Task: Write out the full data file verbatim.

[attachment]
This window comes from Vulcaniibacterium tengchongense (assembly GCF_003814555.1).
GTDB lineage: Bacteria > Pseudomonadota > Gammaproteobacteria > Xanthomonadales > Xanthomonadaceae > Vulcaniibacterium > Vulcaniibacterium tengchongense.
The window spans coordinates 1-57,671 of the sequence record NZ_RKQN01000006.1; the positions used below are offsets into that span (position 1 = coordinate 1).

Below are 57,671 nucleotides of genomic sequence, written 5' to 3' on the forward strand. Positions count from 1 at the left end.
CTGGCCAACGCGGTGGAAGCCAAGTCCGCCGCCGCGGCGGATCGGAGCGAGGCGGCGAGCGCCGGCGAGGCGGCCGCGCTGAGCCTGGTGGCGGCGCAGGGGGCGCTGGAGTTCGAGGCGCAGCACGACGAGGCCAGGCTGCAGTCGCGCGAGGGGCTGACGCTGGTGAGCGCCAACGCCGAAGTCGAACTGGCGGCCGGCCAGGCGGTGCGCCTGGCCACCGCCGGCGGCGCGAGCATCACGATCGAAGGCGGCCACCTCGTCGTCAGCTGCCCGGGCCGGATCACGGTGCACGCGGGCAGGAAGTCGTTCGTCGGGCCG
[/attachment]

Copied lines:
This window comes from Vulcaniibacterium tengchongense (assembly GCF_003814555.1).
GTDB lineage: Bacteria > Pseudomonadota > Gammaproteobacteria > Xanthomonadales > Xanthomonadaceae > Vulcaniibacterium > Vulcaniibacterium tengchongense.
The window spans coordinates 1-57,671 of the sequence record NZ_RKQN01000006.1; the positions used below are offsets into that span (position 1 = coordinate 1).

Below are 57,671 nucleotides of genomic sequence, written 5' to 3' on the forward strand. Positions count from 1 at the left end.
CTGGCCAACGCGGTGGAAGCCAAGTCCGCCGCCGCGGCGGATCGGAGCGAGGCGGCGAGCGCCGGCGAGGCGGCCGCGCTGAGCCTGGTGGCGGCGCAGGGGGCGCTGGAGTTCGAGGCGCAGCACGACGAGGCCAGGCTGCAGTCGCGCGAGGGGCTGACGCTGGTGAGCGCCAACGCCGAAGTCGAACTGGCGGCCGGCCAGGCGGTGCGCCTGGCCACCGCCGGCGGCGCGAGCATCACGATCGAAGGCGGCCACCTCGTCGTCAGCTGCCCGGGCCGGATCACGGTGCACGCGGGCAGGAAGTCGTTCGTCGGGCCG